Supreme Court of CaliforniaFeb 11, 1930
209 Cal. 10 (Cal. 1930)
209 Cal. 10285 P. 309

Docket No. Sac. 4227.

February 11, 1930.

APPEAL from a judgment of the Superior Court of Butte County. H.D. Gregory, Judge. Affirmed.

The facts are stated in the opinion of the court.

Carleton Gray for Appellants.

Bond Deirup for Respondent.

This is an appeal by the defendants from a judgment against them, as executors of the last will of George Gable, deceased. The plaintiff's action was founded upon her rejected claim, presented against the estate for her services for cooking and general housework, nursing and care of decedent, continuously from July 1, 1894, to the date of his death, August 14, 1926, at the agreed price of one dollar a day, payable upon termination of the employment. The amount prayed for was $11,725, less $1200 paid upon account, leaving $10,525, for which amount the jury returned a verdict for plaintiff. However, as it had been brought out at the trial that on September 22, 1924, the deceased had been declared an incompetent and a guardian had been appointed who had made a new contract with plaintiff, it became apparent that the original contract terminated at the time the guardian was appointed. The trial court denied a new trial upon condition that the amount of the judgment be reduced to $9,831 to conform to the situation presented by the proof, and the judgment was entered for such latter amount.

[1] There is no merit in the contention that the record does not support the finding of the jury as to the existence of the contract for the plaintiff's services and that they were to be paid for at the time of the death of the employer or when the plaintiff should leave his service. The proof of this agreement was, naturally, somewhat difficult because of the death of one party to the contract and the consequent disqualification of the other as a witness. Only indirect evidence was available, but of this there is ample in the record to justify the conclusion of the jury.

[2] It is earnestly contended that this claim, if proven, is barred by the statute of limitations. It is conceded that the cause of action accrued on September 22, 1924, when the employer was adjudged incompetent. The claim of plaintiff was presented to the executors on May 25, 1927, or over two years and eight months after it had accrued. Seventeen days later this action was commenced. It is insisted by appellants that the claim was barred by section 339, subdivision 1, of the Code of Civil Procedure, and could not have been allowed by the executors because of the provisions of section 1499 of the Code of Civil Procedure.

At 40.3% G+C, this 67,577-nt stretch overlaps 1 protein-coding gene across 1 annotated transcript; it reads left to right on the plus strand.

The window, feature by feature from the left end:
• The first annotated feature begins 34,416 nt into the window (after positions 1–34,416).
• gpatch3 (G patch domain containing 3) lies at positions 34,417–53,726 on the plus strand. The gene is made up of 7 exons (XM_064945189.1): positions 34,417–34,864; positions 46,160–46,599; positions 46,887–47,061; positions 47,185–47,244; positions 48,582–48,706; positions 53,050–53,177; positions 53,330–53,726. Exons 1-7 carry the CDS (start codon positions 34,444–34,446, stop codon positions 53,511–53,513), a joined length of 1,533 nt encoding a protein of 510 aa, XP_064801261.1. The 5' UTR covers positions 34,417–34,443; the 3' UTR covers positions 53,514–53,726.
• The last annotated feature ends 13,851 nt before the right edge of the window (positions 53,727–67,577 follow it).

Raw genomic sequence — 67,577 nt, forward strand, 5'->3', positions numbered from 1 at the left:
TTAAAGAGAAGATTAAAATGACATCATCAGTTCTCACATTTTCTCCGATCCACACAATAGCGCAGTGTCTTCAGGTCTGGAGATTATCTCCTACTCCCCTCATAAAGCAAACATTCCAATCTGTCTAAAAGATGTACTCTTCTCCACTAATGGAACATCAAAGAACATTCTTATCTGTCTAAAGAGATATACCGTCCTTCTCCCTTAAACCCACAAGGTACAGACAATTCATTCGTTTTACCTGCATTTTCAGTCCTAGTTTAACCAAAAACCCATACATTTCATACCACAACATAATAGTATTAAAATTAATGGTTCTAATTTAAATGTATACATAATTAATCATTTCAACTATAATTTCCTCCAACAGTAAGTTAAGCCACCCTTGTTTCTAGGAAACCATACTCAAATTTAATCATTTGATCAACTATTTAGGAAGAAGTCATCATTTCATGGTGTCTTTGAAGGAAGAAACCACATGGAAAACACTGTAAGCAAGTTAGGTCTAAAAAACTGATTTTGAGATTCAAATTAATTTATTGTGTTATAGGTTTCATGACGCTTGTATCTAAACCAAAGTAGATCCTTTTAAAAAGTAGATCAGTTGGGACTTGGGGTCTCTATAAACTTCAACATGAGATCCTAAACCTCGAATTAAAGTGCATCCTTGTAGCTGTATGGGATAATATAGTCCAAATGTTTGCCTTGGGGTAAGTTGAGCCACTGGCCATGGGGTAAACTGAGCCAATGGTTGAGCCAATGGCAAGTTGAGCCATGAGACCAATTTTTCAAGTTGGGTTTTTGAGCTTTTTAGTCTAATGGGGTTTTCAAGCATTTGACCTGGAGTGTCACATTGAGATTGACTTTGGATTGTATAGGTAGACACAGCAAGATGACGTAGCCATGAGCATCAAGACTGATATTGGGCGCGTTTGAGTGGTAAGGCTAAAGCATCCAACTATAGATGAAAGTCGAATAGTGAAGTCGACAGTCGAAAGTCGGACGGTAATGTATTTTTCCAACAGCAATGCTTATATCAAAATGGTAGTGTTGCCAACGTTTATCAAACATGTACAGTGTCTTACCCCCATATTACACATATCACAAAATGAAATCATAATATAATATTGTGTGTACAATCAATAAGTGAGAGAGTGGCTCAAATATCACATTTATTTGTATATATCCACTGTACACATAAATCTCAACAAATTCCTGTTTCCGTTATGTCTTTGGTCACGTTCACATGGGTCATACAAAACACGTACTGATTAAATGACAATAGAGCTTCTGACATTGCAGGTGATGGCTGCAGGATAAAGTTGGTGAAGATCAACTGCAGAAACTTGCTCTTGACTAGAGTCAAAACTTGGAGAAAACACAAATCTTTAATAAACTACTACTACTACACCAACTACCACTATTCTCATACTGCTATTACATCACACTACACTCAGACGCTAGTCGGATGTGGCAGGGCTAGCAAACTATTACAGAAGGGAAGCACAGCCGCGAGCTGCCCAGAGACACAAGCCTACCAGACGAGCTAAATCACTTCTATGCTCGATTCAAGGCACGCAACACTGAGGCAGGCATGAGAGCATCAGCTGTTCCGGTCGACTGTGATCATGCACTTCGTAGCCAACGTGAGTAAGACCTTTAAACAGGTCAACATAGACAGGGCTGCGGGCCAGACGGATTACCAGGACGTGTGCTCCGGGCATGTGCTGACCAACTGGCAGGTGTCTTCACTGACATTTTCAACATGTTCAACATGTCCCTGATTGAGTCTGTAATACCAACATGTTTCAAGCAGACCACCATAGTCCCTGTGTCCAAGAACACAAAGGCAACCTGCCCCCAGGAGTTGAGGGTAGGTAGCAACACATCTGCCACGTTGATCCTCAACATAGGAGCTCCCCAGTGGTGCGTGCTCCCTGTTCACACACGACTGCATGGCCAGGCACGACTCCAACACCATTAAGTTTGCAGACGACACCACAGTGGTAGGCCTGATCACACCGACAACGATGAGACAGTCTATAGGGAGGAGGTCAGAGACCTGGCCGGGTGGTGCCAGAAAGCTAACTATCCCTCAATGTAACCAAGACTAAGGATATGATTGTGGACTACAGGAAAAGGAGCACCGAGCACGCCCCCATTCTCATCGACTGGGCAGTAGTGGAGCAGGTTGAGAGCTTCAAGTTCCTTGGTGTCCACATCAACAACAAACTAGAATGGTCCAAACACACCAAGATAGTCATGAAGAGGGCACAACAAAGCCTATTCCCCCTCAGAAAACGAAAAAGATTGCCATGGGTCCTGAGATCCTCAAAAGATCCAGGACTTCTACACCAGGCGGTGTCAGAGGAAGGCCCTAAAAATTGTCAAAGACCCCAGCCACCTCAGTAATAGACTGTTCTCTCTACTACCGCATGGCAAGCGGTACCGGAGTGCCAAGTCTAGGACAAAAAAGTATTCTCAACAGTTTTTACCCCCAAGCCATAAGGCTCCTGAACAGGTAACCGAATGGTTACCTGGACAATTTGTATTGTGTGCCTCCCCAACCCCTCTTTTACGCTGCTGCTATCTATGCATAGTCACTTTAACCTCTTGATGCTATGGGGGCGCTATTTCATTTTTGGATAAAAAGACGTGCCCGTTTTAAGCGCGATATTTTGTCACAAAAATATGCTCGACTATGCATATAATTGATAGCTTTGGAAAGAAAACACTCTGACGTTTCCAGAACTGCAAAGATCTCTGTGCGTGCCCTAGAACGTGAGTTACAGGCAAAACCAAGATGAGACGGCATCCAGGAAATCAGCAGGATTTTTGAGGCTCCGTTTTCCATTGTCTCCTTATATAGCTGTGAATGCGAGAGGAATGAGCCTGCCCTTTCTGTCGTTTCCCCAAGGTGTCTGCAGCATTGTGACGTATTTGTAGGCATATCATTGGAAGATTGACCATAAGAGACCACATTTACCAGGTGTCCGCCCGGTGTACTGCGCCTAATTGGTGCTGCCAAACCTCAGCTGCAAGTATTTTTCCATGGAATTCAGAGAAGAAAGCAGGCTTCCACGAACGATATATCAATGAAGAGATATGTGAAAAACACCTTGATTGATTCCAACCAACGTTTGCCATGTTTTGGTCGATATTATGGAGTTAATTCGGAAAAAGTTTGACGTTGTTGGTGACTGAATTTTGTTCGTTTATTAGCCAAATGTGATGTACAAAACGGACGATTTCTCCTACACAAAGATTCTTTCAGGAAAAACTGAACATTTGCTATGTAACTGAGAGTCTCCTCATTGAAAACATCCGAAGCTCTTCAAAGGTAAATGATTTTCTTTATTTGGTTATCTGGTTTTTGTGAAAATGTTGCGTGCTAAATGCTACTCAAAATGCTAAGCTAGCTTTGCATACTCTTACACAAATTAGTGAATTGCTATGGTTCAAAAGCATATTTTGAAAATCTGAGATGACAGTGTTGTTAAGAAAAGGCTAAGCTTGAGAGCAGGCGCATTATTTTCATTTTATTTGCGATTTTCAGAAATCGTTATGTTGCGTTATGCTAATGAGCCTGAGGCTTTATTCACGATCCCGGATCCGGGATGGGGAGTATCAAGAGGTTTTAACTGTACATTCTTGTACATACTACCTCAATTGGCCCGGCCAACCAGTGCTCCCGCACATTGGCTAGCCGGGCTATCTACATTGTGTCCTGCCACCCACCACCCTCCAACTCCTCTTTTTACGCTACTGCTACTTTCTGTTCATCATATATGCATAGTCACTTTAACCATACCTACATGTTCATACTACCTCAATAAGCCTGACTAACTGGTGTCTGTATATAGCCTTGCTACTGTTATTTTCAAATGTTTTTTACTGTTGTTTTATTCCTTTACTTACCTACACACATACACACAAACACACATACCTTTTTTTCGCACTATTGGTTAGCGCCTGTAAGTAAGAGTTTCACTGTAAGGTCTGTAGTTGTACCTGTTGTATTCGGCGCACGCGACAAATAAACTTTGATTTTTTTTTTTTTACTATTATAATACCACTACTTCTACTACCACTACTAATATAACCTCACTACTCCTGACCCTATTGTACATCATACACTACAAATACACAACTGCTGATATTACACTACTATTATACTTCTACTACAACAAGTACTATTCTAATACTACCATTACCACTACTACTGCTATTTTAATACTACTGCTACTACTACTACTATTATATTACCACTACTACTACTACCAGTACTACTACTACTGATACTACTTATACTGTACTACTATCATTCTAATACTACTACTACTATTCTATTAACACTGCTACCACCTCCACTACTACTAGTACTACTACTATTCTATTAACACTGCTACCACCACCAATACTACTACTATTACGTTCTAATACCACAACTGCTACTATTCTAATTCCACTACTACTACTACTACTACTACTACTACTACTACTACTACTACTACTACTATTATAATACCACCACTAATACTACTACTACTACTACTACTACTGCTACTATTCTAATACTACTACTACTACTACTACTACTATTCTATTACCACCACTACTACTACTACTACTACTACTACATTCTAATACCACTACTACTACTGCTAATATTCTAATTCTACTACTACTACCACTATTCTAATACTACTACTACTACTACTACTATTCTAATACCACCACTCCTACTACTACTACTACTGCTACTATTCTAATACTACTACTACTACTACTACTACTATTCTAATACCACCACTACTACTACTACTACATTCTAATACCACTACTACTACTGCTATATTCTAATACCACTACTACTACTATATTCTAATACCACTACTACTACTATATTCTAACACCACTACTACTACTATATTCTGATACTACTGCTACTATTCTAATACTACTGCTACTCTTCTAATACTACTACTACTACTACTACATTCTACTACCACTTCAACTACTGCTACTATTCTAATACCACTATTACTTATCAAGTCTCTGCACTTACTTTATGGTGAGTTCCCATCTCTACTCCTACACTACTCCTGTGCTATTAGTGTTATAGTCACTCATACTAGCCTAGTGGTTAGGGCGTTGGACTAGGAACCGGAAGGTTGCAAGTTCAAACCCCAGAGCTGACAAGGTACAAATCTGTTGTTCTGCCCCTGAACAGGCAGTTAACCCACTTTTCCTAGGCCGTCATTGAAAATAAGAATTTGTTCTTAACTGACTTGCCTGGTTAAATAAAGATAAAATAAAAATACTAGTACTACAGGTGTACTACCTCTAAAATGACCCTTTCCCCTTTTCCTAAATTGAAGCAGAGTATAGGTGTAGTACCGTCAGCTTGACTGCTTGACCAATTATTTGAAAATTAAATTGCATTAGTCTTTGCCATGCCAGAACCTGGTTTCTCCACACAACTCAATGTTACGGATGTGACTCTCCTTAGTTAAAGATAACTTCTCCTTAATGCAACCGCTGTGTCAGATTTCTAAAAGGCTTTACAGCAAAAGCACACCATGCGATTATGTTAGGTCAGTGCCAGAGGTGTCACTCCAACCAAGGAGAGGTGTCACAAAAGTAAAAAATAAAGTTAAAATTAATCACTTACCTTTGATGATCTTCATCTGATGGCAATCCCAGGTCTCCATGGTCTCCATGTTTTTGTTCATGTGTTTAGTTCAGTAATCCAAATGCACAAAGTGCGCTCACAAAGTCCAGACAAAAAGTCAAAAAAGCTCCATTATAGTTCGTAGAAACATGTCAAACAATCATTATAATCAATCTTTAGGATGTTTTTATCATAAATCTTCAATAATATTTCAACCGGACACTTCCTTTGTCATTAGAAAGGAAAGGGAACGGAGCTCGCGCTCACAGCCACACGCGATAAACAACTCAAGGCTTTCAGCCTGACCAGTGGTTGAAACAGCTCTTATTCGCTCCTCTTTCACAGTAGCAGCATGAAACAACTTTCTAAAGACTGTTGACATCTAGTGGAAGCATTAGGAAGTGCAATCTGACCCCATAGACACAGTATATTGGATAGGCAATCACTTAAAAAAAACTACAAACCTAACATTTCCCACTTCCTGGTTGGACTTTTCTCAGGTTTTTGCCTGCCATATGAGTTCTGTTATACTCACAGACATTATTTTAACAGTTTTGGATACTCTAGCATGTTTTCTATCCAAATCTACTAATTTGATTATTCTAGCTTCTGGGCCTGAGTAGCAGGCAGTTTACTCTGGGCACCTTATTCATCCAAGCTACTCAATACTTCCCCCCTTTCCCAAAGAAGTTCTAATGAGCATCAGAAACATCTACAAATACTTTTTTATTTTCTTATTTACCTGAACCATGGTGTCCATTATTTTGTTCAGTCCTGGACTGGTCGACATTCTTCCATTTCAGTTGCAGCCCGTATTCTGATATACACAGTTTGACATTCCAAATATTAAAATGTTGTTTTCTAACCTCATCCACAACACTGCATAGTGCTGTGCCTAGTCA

The respondent, on the other hand, contends that the general statute of limitations is extended by section 353 of the Code of Civil Procedure, which provides, in part: "If a person against whom an action may be brought die before the expiration of the time limited for the commencement thereof, and the cause of action survive, an action may be commenced against his representatives, after the expiration of that time and within one year after the issuing of letters testamentary or of administration." The plaintiff complied with the provisions of this section. The employer died in August, 1926, before the expiration of the time limited for commencing plaintiff's action, and the action was commenced within one year after letters testamentary were issued, which was on September 13, 1926.

Appellant meets this situation by the position that section 353 of the Code of Civil Procedure relates exclusively to the commencement of actions, and does not relate to or extend the time for presenting or filing claims against an estate, and that the claim was barred under the general statute before the claim was presented and that presentation of a valid claim is a condition precedent to bringing an action.

Reliance is placed upon the case of Morrow v. Barker, 119 Cal. 65 [51 P. 12]. That case holds that no suit may be brought on a claim unless the claim be presented within the time limited by the notice to creditors. In that case the claim was presented after the time limited in the notice. In the instant case the claim was presented within the time mentioned in the notice to creditors and the claim and the action were both filed within one year after the appointment of the executors.

[3] We think the purpose and meaning of section 353 of the Code of Civil Procedure is to extend the time within which to present claim and bring an action in the event of rejection. Since section 353 of the Code of Civil Procedure expressly extends the time for bringing an action, a presentation of a claim at any time before action is barred is within time, provided it be filed within the time provided in the notice to creditors. Such was the view of this court, apparently, in the case of Barkley v. Blackington, 127 Cal. 189 [ 59 P. 834, 835]. In that case the claim was presented to the administrator within one year after the death of the intestate, but suit was not brought thereon within the year allowed by section 353 of the Code of Civil Procedure. That year expired on March 2, 1897, and the action was not brought in time. However, the court said: "After the 2d day of March, 1897, the claim was barred by the statute of limitations and, therefore, neither the administrator nor the court had the power to allow it," thus assuming that section 353 of the Code of Civil Procedure extended the time for filing claim as well as the time for bringing an action.

There are no other matters which require discussion and the judgment appealed from is affirmed.

Curtis, J., Preston, J., Richards, J., Seawell, J., and Shenk, J., concurred.